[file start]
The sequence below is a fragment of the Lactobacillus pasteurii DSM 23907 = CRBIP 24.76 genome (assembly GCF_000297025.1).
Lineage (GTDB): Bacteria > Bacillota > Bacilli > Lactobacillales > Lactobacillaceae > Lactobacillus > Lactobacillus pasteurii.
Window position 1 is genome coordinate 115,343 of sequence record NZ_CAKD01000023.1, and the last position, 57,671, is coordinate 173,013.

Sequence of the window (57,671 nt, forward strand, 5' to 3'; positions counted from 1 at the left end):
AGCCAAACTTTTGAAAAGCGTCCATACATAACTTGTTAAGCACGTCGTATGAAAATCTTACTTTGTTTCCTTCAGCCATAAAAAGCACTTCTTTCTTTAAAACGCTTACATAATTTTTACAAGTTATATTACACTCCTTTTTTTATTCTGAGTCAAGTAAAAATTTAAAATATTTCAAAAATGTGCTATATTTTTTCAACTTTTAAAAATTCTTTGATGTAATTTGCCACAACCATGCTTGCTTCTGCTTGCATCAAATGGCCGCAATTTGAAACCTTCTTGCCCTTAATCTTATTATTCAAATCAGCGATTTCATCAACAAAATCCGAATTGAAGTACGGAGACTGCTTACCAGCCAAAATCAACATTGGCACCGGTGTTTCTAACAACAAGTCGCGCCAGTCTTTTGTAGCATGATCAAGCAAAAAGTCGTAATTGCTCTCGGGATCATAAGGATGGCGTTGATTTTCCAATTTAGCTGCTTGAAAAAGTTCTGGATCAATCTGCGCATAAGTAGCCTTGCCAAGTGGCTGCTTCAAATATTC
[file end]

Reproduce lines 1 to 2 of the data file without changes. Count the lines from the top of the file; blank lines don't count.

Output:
The sequence below is a fragment of the Lactobacillus pasteurii DSM 23907 = CRBIP 24.76 genome (assembly GCF_000297025.1).
Lineage (GTDB): Bacteria > Bacillota > Bacilli > Lactobacillales > Lactobacillaceae > Lactobacillus > Lactobacillus pasteurii.